Over the weeks, months, and years that followed, these songs would come to be known as “The White Album,” and would belt passionately from radios and stereos all over the world. The White Album, which is actually titled The Beatles, was released on November 22nd, 1968 and was the most anticipated musical event of that year in a year of big musical events.

Its artwork starkly contrasted with the psychedelic ’67 cover for Sgt. Pepper, with an all white palette and a blind-embossed title. Like all music memorabilia, the original albums’ value has appreciated over the decades, but The White Album has a special place in so many hearts. Each of the original records came with an individually numbered stamp, which created hysteria and hype for fans and collectors alike. In 2015, Ringo Star sold his original copy, numbered at 0000001, for a record-breaking $790,000.

The Beatles traces its roots to Rishikesh, India, where the foursome had spent the early months of 1968 studying Transcendental Meditation. They stayed in an ashram alongside several other stars of the day (Mike Love of the Beach Boys, Donovan, actress Mia Farrow and her siblings to name a few) and began to write and experiment, drawing inspiration from their glamourous co-residents.

Once back in the UK, they began to record the collection of tunes and riffs they’d cobbled together, finally producing a 30-track album that blends chaos and order, pop and rock, convention and experiment. The album is an adventure in opposites, a musical journey that surprises each listener from start to finish. Opening with Chuck Berry-inspired “Back in the U.S.S.R.,” it fades into “Dear Prudence,” a Lennon masterpiece written about Prudence Farrow. Paul McCartney tantalises with flawless, emotional vocals in songs like “Rocky Raccoon” and “Blackbird,” where George Harrison quietly imparts his storied wisdom in “While My Guitar Gently Weeps.” Ringo Starr racks up his first solo composition with “Don’t Pass Me By.”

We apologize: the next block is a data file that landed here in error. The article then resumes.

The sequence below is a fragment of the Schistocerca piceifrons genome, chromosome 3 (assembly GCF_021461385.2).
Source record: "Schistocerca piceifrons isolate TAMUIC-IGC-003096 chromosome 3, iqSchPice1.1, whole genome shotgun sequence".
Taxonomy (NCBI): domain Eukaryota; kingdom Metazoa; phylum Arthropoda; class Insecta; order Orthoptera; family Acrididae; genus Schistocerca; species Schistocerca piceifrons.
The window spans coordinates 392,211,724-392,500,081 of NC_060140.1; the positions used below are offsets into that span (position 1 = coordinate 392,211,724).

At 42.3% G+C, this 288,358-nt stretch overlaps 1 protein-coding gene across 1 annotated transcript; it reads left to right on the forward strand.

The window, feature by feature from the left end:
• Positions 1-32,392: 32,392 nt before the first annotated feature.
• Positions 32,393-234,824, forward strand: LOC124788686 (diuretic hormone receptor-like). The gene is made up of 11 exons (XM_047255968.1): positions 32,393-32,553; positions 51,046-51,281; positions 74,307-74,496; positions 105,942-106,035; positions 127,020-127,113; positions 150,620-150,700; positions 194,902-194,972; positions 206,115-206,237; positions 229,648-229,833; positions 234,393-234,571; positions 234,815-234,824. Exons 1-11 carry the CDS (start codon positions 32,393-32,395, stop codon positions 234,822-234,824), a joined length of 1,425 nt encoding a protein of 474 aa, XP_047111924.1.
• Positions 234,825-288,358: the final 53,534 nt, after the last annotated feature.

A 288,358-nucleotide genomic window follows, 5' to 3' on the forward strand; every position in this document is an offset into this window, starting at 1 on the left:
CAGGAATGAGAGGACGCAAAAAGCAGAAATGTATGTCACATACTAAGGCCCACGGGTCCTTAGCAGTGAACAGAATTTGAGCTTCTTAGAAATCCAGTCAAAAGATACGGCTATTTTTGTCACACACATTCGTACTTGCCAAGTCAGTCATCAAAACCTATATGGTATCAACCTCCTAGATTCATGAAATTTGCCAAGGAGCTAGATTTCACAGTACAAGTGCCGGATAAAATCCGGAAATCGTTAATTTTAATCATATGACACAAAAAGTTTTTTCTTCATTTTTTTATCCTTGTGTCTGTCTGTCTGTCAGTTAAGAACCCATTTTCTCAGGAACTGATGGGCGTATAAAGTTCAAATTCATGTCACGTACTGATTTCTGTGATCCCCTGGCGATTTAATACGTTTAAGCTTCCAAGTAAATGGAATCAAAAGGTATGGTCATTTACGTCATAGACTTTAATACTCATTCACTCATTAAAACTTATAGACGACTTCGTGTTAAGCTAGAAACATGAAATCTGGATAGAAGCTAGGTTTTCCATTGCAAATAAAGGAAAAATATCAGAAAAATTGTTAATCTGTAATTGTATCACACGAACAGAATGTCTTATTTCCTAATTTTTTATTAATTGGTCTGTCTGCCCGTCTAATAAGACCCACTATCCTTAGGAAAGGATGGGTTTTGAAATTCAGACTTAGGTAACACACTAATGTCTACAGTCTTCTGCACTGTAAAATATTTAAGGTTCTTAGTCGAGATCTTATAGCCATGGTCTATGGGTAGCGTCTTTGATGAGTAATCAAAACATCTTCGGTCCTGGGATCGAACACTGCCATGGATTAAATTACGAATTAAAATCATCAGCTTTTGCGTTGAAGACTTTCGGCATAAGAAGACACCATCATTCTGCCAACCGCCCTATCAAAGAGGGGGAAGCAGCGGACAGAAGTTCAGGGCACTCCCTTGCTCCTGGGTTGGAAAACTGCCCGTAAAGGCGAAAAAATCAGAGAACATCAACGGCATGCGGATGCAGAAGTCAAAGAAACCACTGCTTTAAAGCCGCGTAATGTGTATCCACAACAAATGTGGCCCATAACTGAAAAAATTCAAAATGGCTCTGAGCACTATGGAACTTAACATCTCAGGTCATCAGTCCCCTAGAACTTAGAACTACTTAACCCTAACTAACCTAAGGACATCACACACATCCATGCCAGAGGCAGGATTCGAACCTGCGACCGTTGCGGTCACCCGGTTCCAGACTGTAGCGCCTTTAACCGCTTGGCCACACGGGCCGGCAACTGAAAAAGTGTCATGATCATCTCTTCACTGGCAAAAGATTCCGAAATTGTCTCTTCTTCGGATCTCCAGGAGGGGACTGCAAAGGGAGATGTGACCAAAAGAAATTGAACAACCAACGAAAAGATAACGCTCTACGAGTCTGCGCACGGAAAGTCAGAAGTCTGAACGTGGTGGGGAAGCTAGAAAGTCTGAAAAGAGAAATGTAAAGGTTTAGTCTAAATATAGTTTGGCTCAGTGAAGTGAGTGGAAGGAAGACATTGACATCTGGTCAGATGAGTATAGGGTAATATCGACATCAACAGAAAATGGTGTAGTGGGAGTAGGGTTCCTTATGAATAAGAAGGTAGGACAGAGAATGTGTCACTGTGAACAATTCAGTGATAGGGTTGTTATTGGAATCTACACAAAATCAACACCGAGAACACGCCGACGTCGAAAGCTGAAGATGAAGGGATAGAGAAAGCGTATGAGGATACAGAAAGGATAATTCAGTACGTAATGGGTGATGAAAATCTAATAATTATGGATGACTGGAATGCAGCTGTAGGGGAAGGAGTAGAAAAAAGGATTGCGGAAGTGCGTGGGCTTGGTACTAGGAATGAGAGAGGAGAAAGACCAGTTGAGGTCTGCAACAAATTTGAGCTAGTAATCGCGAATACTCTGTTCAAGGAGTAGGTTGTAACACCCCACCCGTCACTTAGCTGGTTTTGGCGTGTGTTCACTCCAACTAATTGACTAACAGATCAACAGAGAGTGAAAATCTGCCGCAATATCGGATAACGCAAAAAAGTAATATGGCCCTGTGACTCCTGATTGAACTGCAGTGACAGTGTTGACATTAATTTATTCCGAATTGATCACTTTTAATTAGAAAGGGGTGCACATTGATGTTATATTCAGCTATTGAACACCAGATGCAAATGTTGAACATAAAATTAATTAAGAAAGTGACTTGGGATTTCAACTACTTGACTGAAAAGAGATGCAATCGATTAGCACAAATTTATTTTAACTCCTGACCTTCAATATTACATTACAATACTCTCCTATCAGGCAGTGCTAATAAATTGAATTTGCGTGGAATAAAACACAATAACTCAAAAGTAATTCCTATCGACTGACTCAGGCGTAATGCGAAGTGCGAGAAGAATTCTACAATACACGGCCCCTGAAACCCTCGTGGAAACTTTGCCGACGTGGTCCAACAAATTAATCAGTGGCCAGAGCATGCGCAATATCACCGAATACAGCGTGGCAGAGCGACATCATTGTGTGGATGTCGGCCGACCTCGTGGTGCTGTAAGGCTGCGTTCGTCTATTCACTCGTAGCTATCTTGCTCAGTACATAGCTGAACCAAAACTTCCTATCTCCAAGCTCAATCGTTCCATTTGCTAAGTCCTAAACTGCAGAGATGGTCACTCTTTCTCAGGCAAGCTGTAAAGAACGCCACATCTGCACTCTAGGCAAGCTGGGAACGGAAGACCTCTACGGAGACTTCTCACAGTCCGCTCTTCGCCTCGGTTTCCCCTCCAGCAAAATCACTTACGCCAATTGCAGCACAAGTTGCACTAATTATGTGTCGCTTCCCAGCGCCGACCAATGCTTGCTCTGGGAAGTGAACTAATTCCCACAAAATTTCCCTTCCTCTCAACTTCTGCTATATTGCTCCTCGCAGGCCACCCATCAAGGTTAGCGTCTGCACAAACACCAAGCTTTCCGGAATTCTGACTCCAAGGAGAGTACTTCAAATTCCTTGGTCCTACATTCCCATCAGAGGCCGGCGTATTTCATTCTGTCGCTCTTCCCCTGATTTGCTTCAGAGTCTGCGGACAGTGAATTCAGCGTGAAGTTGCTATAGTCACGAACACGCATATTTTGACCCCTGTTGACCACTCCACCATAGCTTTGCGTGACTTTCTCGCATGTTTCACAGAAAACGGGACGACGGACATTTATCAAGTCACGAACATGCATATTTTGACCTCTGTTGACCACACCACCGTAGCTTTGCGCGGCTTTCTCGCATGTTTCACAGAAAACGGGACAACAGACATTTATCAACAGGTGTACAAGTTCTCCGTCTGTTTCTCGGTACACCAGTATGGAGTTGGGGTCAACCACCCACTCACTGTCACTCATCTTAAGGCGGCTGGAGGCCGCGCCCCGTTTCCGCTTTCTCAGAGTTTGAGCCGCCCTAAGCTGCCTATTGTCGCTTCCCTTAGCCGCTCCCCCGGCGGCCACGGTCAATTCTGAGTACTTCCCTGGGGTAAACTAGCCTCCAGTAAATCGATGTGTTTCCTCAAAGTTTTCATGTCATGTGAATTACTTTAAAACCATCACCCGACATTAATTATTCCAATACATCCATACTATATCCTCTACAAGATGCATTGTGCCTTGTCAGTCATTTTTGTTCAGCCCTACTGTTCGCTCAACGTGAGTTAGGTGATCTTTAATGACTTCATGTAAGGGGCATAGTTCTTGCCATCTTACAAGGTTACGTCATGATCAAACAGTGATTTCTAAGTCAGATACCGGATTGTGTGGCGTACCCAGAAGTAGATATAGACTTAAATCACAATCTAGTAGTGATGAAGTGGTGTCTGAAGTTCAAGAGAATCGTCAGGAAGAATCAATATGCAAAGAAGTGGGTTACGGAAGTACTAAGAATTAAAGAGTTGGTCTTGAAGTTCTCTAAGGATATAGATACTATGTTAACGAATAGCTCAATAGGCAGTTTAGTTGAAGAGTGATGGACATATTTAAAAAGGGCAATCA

And other tunes from the album have inspired an amalgam of cultural events: “Revolution 1” and “Revolution 9” stirred controversy among the political protesters of the day, while “Helter Skelter” became Charles Manson’s infamous calling card. You’d be hard pressed to find another album that has had a similar impact.

The album’s 30 tracks are newly mixed by producer Giles Martin and mix engineer Sam Okell in stereo and 5.1 surround audio, accompanied by 27 early acoustic demos and 50 session takes, most of which are previously unreleased in any form.

This is the first time The White Album has been mixed and presented with additional recordings. Teams of audio engineers and restoration specialists have worked tirelessly at Abbey Road studios in London to bring this much loved album to life in a new way while respecting the mastery of its original form. All new releases include Martin’s new stereo album mix, sourced directly from the original four-track and eight-track session tapes. And the new mix is guided by the album’s original stereo mix produced by his father, George Martin, 50 years ago.”